sensor to detect the driver approaching and automatically open the door.
It also features the intriguing Alive Geometry functional design element
consisting of moving triangles. When the wheels turn, the bodywork keeps them
covered like a “flexible skin” and can accommodate the wheel’s various
No powertrain details have been released, but given BMW’s focus on
sustainability, it is likely to be electrified.
Designers mostly used recycled or renewable materials in creating the concept
with all carbon components made from the leftovers of normal carbon-fibre
BMW says to ensure more sustainable manufacturing in the future and to save
resources, “less use will be made of wood and leather while innovative
materials and the consequent new possibilities in design and production
gradually come to the fore”, highlighted by the lack of leather in the concept’
There is extensive use of the 3D Alive Geometry in the ultra-high-tech cabin,
with about 800 moving triangles set into the instrument and some side panels
communicating information directly with the driver through movements, and
combined with the head-up display, fuses analogue and digital, according to BMW.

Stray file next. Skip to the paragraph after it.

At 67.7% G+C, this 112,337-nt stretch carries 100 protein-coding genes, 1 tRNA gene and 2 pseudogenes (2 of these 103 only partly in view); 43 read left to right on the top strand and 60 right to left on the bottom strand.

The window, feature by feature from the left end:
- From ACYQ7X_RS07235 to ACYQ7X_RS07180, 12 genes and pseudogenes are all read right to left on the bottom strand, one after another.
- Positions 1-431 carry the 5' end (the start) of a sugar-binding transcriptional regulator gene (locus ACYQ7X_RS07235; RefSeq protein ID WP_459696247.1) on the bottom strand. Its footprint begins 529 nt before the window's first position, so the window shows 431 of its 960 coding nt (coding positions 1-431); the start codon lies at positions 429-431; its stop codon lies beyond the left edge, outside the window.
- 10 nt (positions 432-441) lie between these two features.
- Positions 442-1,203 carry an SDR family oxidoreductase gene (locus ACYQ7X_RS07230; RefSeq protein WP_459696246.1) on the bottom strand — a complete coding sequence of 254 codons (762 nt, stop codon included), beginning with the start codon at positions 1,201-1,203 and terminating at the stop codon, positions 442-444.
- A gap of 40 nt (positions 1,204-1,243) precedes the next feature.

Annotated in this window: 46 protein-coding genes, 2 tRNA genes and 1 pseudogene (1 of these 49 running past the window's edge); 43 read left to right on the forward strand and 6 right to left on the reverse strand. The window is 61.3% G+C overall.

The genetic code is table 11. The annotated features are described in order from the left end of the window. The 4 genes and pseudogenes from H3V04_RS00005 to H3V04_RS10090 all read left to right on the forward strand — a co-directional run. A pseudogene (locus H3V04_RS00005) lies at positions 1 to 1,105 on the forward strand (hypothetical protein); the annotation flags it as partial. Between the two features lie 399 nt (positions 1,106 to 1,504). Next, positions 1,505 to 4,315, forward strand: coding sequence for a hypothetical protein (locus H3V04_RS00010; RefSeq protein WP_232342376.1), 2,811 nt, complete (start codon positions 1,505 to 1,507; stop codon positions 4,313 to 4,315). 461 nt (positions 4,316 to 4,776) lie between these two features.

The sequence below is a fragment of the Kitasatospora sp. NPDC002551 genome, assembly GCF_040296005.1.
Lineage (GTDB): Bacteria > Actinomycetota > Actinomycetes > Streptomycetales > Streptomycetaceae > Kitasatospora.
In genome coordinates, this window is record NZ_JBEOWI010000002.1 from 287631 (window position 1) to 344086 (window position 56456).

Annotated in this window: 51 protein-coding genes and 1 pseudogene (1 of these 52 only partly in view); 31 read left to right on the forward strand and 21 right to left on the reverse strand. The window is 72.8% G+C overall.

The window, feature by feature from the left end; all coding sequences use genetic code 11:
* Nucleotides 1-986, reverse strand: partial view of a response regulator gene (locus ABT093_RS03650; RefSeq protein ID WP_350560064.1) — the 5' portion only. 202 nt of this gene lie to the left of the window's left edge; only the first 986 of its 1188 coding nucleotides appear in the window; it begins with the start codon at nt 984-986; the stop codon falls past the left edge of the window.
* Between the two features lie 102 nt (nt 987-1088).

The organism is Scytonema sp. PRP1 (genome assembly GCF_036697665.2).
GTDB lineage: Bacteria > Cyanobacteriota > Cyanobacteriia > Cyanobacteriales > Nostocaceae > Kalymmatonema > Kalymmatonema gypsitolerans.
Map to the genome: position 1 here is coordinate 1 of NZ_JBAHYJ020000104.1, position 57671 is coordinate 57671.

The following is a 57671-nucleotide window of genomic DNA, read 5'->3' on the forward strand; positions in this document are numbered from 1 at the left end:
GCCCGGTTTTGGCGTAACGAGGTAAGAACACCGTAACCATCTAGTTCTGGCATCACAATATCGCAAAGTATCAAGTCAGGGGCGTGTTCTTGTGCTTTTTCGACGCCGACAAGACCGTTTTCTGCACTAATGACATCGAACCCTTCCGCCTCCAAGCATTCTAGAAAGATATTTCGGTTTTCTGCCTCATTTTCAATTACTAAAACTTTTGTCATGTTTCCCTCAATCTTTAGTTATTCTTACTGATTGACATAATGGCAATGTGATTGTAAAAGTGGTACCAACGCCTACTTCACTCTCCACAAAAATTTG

“The triangles work in much the same way as a flock of birds in controlled
flight, their co-ordinated movements acting as signals that are easily
comprehensible to those inside the car,” the company says.
“Combined with the head-up display, they involve the driver in a form of
preconscious communication, where an intuitive signal predicts an imminent
“Although at present it remains difficult to imagine how hundreds of tiny
triangles could be co-ordinated to make Alive Geometry work, in the years ahead
it will be possible, as today’s standard vehicle manufacturing methods are
replaced. In the future it will become feasible to produce far more complex and
BMW says things such as head-up displays and screens as we know them today will
be replaced by organic LEDs – displays that can change shape – and predicted
that instead, “the entire windscreen will serve as a giant display, directly in
front of the driver”.
The car-maker suggests two autonomous drive modes in future vehicles – Boost
and Ease. Boost mode is when the driver has control of the vehicle and BMW says
the entire focus is on the driver, with the seat and steering wheel changing
position while the centre console becomes more oriented towards the driver.
When the Ease autonomous mode is selected, the steering wheel and console
retract, the headrests move to the side for a “relaxed and welcoming
atmosphere”, while seats and door panels merge allowing the driver and
passenger to sit at a slight angle making it easier for them to face each
A device dubbed the Companion – shaped like a cut gemstone and positioned in
the centre of the dash beneath the windscreen – gathers data about the vehicle’
s owner and their habits and eventually will know the driver well enough to
automatically perform routine tasks and offer advice.
The Companion remains flat in the dash during Boost mode but rises up when Ease
mode is selected.